19

Some days, I really miss Midnight Commander1. The combination of a menu-based full-screen UI and the command-based "glass teletype" provided a wonderful melding of chocolate and peanut butter power and convenience: casually navigating through the filesystem could lead directly to more advanced manipulation without requiring an overcrowded or complicated UI.

a screenshot of Midnight Commander

But these days, I use Windows Explorer. It's reasonably nice for casual browsing, but lacks the ability to quickly enter commands - or see the results - in the context of a given folder. Opening up a separate console window is inconvenient, particularly when I have multiple folders open to different locations at once (as is usually the case). It would be nice if there was an add-on for Explorer that would allow quick entry and execution of commands in the context shown, with the output listed in situ rather than requiring me to jump to a different window.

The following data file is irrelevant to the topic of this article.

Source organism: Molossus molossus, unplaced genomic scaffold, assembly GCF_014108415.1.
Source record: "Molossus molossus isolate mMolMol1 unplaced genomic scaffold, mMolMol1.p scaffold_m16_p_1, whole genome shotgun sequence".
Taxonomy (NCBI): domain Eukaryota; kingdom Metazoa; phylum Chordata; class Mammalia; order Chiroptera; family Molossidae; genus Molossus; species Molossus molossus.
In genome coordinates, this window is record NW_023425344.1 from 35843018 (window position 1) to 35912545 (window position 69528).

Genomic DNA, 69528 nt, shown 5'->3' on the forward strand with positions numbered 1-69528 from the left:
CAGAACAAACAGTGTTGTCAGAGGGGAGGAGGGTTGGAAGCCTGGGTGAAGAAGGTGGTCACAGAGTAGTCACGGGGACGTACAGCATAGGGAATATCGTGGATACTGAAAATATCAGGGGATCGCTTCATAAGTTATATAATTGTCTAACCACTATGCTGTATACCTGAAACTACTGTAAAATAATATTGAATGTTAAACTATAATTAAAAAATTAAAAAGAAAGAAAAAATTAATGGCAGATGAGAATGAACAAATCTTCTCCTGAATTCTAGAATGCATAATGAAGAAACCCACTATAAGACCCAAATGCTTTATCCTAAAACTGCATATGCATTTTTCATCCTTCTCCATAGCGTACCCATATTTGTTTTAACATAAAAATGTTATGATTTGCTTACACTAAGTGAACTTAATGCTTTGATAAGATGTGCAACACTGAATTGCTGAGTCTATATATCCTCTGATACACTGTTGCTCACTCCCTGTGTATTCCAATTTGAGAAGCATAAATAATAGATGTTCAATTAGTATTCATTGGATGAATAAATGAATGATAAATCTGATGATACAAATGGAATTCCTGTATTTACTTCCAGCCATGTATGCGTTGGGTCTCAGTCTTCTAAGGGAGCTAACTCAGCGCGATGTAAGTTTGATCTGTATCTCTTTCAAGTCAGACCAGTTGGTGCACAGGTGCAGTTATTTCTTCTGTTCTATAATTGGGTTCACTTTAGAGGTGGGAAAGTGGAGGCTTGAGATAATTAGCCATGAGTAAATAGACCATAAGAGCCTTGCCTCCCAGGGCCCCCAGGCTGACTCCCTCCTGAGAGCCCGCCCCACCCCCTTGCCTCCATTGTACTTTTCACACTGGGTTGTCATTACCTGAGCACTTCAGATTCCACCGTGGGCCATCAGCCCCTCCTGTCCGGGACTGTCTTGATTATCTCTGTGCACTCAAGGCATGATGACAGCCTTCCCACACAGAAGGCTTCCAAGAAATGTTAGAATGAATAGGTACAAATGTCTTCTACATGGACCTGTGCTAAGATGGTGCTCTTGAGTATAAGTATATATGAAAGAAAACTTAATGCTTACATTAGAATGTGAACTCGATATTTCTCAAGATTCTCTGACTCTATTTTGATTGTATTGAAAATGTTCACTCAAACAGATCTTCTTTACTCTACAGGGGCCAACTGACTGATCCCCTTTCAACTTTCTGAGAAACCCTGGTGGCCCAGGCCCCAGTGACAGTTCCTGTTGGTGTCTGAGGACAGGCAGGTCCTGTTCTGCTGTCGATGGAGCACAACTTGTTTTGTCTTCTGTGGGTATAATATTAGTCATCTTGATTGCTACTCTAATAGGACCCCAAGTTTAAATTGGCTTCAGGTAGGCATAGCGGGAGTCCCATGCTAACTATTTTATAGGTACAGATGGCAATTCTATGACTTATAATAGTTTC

To be clear: I'm not looking for a 'Commander clone that runs on Windows. When in Rome, do as the Romans - and Rome uses Windows Explorer. I just want to somehow add this small capability which has so long been absent from my toolset to the tools already available on my Windows systems.

example

1yeah, I know about Norton. But I never used it.

  • 5
    Why don't you want to use a commander clone for windows? Smells like it would perfectly fit your needs. – Angelo Fuchs Feb 6 '14 at 15:54
  • 3
    Same reason I don't want to use a Dvorak keyboard, @Angelo: I'm not interested in becoming accustom to a UI that'll never be available on other machines. I'm looking to make my existing workflow more efficient, not change it completely. – Bullwinkle Feb 6 '14 at 16:10